8th May 2015 by David Mason
Last week we looked back at Grede’s 2014 Altair Enlighten Award entry where the company had developed a new material to take weight out of vehicle body panels. This week I wanted to continue to look at body panels with the entry from materials specialist, Shiloh.
Noise and vibration experienced by drivers and passengers is more and more becoming a significant criterion in consumer purchases. As such, OEMs are working very hard to differentiate their vehicles in this area. Lightweighting with all its benefits for fuel efficiency and emissions can potentially have a negative influence on noise and vibration performance if not managed correctly. It is common in today’s vehicles to use damping treatments on body panels at specific locations to reduce the noise and vibrations. But damping treatments add mass / cost and complexity back in to the manufacturing process.
ShilohCore Acoustic Panel Laminate (APL) provides maximum damping performance for minimum weight by engineering the constraining layer to only the areas of NVH concern. The ShilohCore patch can be stamped along with the main panel, eliminating many additional operations and ensuring a quality part with consistent performance. The constraining laminated steel layer can be extended to the edge of holes and weld studs plus other attachments can be applied directly on top of the laminate without degrading performance.
Shiloh has overcome several challenges in making this new process work. Controlling the metal flow during the stamping operation is critical and that the stresses on the adhesive are controlled throughout manufacture. Highly accurate formability simulations are necessary to guarantee the consistent and precise location of the patch on the finished stamping.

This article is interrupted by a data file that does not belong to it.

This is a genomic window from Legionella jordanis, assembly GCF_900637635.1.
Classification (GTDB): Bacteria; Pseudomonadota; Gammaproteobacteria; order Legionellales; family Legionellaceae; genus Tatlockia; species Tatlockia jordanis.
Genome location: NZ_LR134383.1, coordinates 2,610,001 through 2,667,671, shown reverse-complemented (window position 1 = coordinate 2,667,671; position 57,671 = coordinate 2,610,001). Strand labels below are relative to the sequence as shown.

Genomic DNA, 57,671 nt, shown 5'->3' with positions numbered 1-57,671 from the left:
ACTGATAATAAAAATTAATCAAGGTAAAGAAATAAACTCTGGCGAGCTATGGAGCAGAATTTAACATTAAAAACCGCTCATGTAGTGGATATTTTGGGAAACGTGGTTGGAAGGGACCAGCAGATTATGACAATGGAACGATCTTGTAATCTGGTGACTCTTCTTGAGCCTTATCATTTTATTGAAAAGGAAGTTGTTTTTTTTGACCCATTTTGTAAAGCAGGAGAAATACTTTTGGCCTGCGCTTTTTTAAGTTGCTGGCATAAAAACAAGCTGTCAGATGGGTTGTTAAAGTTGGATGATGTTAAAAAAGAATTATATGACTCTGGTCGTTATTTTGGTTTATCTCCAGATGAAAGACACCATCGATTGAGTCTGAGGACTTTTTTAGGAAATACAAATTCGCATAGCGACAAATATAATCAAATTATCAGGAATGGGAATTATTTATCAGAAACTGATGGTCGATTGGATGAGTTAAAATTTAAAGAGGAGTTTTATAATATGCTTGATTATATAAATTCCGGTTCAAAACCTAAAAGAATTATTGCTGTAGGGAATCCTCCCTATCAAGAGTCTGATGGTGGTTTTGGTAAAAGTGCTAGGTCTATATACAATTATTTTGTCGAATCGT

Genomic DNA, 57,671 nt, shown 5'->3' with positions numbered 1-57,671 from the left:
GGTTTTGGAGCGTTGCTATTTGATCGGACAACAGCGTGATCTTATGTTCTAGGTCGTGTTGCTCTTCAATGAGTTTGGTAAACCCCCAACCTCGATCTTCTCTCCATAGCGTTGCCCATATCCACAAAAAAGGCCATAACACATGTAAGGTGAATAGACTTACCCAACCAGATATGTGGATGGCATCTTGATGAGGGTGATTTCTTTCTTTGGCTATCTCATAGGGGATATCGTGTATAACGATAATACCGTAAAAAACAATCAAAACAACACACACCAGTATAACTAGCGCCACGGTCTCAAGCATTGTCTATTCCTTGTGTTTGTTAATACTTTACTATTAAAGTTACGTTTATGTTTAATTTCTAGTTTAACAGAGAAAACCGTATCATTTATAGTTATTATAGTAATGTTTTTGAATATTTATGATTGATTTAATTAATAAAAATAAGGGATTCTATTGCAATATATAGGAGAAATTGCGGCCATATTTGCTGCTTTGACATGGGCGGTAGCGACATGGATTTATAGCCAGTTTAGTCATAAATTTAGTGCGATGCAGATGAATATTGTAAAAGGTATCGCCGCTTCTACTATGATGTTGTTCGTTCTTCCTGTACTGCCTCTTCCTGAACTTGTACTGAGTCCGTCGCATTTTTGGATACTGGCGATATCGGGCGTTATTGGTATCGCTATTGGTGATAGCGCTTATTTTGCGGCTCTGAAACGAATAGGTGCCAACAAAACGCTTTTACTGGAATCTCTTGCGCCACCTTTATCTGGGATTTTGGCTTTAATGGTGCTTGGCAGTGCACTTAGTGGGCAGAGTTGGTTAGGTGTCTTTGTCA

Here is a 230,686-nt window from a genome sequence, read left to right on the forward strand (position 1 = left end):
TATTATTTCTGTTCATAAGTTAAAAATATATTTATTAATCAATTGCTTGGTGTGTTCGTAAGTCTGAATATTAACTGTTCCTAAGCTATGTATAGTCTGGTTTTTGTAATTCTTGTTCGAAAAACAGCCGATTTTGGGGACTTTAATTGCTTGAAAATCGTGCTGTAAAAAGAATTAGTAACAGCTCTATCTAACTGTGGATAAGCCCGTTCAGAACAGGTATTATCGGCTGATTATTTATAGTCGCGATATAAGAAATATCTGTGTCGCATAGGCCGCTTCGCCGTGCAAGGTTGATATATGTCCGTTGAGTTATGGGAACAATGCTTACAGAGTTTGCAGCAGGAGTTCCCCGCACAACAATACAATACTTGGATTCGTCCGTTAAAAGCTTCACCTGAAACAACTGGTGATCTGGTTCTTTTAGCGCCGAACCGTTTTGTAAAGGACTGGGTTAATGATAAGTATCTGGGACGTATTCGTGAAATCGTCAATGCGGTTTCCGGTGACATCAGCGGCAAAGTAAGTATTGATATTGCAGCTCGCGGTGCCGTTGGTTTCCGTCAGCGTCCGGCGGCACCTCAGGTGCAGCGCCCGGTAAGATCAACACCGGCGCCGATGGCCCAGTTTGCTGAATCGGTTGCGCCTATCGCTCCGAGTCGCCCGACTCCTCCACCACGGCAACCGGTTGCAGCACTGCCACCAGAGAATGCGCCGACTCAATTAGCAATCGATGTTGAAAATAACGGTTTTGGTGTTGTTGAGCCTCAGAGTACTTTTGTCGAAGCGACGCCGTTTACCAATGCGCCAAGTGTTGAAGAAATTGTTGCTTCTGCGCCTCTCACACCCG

The weight saving potential of the solutions impressed the judging panel. Using a dash panel as an example, Shiloh estimating a saving of between 1 and 2kg (2.2 and 4.4 lbs) was possible depending on the alternative damping treatments that are being replaced.
We spend a lot of time as engineers trying to reduce base architecture metal thicknesses in our designs. What interested me about this entry was the reminder that we must optimize for all required criteria. It does no good to reduce panel weight if we then need to add damping materials to manage the vibro-acoustic energy. Saving weight is a vitally important strategy for car makers today, but few manufacturers would be willing to do this by sacrificing something as central as driver and passenger comfort. Shiloh’s entry shows that, with the right materials and simulation knowledge, reducing weight does not have to mean reducing performance.